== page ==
OK, here is where I hit my wall *LOL*. I did hit a wall on the 2nd or 3rd day, it's all a blur now:). And I did, yes I did, retreat to the Ladies Room for a good cry. Then I put on my Big Girl Panties and got back in the game.
What happened: By following Kenneth's path, I wound up spending a lot more time making paper adjustments early on. My original pattern was on a very sheer, but delicate paper I got in an art supply store. He had me re-trace all of my pattern pieces on the sturdier paper. He also had me leave some extra paper around the edges so I was not cutting the pattern on the stitching line (my usual method). I had a plaid to match and I was OK with all of the bodice pieces, but when I got to the sleeve, I had a grainline and a horizontal line at the base of the armscye, but I did not have notches on the sleeve pattern. They weren't there on the original pattern piece (I swear I could not find them on the BWOF pattern when I first traced it, but I could be wrong). So I didn't have any landmarks to use for pattern matching on the front of the bodice. I tried to go back to the pattern and create my own notches, but I was stumped. I was tempted to go back and sew the muslin back together, just to mark matching notches, but first I wanted to get input from a teacher.
Also, working with solid colored paper, that was NOT cut on the stitching line was driving me bonkers. In my way of working, I rely on that transparent paper to line up the grainline, horizontal balance line and seeing the plaid.
Kenneth and Susan were both amazingly good at helping lots of people keep moving on their projects. Of course, you had to wait for one of them to be free to answer a question, but it was always interesting to watch them while waiting.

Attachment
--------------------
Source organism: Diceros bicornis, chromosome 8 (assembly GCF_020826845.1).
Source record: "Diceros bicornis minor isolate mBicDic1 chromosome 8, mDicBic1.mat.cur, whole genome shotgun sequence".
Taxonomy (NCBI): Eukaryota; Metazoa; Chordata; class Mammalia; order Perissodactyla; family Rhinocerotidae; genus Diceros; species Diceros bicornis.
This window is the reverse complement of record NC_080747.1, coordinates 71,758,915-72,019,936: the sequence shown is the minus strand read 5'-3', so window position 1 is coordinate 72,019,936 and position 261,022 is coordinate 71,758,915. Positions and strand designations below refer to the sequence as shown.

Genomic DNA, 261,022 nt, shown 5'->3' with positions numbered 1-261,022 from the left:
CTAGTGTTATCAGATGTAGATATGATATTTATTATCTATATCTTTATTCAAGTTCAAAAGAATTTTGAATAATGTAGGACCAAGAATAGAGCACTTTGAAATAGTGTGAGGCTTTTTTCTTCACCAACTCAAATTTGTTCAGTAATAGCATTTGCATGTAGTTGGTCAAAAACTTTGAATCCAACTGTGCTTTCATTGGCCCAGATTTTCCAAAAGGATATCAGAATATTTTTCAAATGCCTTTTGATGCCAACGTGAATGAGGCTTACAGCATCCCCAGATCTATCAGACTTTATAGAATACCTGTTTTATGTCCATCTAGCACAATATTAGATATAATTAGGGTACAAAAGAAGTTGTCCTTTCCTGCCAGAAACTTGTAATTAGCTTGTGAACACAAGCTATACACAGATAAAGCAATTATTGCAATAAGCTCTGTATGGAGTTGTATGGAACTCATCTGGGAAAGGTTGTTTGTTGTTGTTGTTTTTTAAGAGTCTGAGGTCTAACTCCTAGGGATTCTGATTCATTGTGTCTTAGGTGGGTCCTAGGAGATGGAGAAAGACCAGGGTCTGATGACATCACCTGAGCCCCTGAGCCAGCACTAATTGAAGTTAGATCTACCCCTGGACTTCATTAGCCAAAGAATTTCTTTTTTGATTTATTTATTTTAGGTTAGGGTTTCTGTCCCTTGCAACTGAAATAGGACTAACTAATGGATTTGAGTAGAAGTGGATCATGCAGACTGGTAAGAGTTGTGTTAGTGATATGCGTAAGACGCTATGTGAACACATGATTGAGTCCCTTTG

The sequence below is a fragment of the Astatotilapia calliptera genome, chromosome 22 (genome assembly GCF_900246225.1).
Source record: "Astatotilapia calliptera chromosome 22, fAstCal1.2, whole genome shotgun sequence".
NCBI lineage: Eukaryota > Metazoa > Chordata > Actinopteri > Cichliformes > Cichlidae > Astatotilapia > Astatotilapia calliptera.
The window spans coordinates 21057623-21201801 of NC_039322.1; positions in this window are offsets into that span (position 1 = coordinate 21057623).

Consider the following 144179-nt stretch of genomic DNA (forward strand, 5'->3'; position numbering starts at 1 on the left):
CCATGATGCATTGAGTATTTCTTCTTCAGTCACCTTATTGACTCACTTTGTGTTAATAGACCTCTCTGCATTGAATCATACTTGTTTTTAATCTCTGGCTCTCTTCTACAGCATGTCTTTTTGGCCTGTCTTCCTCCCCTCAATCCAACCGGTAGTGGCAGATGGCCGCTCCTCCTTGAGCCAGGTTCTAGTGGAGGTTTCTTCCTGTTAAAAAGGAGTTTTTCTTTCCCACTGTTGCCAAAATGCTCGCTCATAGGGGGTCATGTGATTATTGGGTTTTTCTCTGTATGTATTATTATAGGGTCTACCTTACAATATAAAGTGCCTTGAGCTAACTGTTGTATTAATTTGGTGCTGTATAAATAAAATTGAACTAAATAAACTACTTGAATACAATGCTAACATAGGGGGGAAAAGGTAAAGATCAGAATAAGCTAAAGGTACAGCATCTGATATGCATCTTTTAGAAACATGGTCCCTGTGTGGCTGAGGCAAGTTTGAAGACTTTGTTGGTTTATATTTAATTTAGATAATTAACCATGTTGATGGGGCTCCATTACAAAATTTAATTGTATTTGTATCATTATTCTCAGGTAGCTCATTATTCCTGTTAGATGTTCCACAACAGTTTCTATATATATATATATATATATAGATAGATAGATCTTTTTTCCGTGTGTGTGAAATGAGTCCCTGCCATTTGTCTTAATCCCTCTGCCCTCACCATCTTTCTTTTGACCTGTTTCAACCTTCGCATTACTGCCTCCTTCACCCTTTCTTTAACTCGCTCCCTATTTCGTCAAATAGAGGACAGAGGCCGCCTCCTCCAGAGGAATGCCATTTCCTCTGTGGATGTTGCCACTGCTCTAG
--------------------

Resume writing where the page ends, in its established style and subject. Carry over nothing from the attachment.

So, bear in mind, this part of my post is just a description of how I felt. My confidence was dropping fast, I started feeling stupid and over my head. When that happens, I don't get more assertive or bitchy, I turn into a wimp. My chin quivers. It's just how I am, what can I say? HaHa. This personality trait can be a drawback. For example, I would not run for political office, LOL.
I took a break, went out for bite to eat and ran into Marji on the sidewalk. She was so supportive :)
When I returned to the studio, Susan and Kenneth had worked together to place notches on the sleeves AND matched the plaids on each piece!
So here is where the story wraps up with a happy ending. I finally got to SIT and sew! I love hand-basting.
I came home with Kenneth's CD on How to Construct a Jacket, so I know I can finish this on my own.
Final score? A+
Today is just an extension of the workshop. I am stting and sewing all day, then back to work tomorrow.